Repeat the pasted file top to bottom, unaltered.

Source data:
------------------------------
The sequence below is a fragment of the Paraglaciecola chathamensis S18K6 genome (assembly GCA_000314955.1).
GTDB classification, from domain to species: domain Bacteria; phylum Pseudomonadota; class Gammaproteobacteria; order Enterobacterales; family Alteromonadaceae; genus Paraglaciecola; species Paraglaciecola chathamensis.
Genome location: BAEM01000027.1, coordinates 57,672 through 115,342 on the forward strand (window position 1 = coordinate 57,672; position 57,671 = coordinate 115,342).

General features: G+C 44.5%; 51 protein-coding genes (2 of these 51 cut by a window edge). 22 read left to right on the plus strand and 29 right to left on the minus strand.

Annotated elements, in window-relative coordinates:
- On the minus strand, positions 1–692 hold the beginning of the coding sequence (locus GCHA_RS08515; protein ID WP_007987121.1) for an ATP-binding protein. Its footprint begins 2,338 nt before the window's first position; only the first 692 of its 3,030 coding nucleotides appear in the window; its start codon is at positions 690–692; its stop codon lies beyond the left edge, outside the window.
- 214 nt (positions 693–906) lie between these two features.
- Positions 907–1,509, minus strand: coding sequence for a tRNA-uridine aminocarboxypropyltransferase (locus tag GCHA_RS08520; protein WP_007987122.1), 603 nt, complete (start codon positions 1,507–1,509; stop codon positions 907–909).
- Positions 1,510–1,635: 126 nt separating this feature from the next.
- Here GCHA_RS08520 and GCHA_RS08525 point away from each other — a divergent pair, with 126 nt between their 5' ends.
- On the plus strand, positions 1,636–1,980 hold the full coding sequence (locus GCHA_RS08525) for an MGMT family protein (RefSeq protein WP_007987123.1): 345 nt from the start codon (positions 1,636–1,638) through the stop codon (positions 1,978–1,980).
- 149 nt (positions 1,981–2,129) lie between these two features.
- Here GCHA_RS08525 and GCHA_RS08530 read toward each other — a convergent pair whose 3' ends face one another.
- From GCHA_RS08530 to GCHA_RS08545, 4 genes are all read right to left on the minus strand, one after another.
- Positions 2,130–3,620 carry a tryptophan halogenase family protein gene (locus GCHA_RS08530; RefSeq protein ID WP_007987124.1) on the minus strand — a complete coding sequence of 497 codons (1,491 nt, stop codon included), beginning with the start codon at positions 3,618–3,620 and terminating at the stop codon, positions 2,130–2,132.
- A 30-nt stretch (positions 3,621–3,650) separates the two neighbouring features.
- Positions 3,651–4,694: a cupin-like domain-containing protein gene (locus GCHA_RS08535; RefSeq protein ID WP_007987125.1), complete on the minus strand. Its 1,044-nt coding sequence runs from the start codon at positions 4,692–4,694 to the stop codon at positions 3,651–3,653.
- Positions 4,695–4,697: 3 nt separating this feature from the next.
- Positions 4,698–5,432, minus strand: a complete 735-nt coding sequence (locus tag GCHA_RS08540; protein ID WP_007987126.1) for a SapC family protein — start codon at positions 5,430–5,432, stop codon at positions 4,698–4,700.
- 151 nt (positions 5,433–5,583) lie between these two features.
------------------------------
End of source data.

The sequence below is a fragment of the Paraglaciecola chathamensis S18K6 genome (assembly GCA_000314955.1).
GTDB classification, from domain to species: domain Bacteria; phylum Pseudomonadota; class Gammaproteobacteria; order Enterobacterales; family Alteromonadaceae; genus Paraglaciecola; species Paraglaciecola chathamensis.
Genome location: BAEM01000027.1, coordinates 57,672 through 115,342 on the forward strand (window position 1 = coordinate 57,672; position 57,671 = coordinate 115,342).

General features: G+C 44.5%; 51 protein-coding genes (2 of these 51 cut by a window edge). 22 read left to right on the plus strand and 29 right to left on the minus strand.

Annotated elements, in window-relative coordinates:
- On the minus strand, positions 1–692 hold the beginning of the coding sequence (locus GCHA_RS08515; protein ID WP_007987121.1) for an ATP-binding protein. Its footprint begins 2,338 nt before the window's first position; only the first 692 of its 3,030 coding nucleotides appear in the window; its start codon is at positions 690–692; its stop codon lies beyond the left edge, outside the window.
- 214 nt (positions 693–906) lie between these two features.
- Positions 907–1,509, minus strand: coding sequence for a tRNA-uridine aminocarboxypropyltransferase (locus tag GCHA_RS08520; protein WP_007987122.1), 603 nt, complete (start codon positions 1,507–1,509; stop codon positions 907–909).
- Positions 1,510–1,635: 126 nt separating this feature from the next.
- Here GCHA_RS08520 and GCHA_RS08525 point away from each other — a divergent pair, with 126 nt between their 5' ends.
- On the plus strand, positions 1,636–1,980 hold the full coding sequence (locus GCHA_RS08525) for an MGMT family protein (RefSeq protein WP_007987123.1): 345 nt from the start codon (positions 1,636–1,638) through the stop codon (positions 1,978–1,980).
- 149 nt (positions 1,981–2,129) lie between these two features.
- Here GCHA_RS08525 and GCHA_RS08530 read toward each other — a convergent pair whose 3' ends face one another.
- From GCHA_RS08530 to GCHA_RS08545, 4 genes are all read right to left on the minus strand, one after another.
- Positions 2,130–3,620 carry a tryptophan halogenase family protein gene (locus GCHA_RS08530; RefSeq protein ID WP_007987124.1) on the minus strand — a complete coding sequence of 497 codons (1,491 nt, stop codon included), beginning with the start codon at positions 3,618–3,620 and terminating at the stop codon, positions 2,130–2,132.
- A 30-nt stretch (positions 3,621–3,650) separates the two neighbouring features.
- Positions 3,651–4,694: a cupin-like domain-containing protein gene (locus GCHA_RS08535; RefSeq protein ID WP_007987125.1), complete on the minus strand. Its 1,044-nt coding sequence runs from the start codon at positions 4,692–4,694 to the stop codon at positions 3,651–3,653.
- Positions 4,695–4,697: 3 nt separating this feature from the next.
- Positions 4,698–5,432, minus strand: a complete 735-nt coding sequence (locus tag GCHA_RS08540; protein ID WP_007987126.1) for a SapC family protein — start codon at positions 5,430–5,432, stop codon at positions 4,698–4,700.
- 151 nt (positions 5,433–5,583) lie between these two features.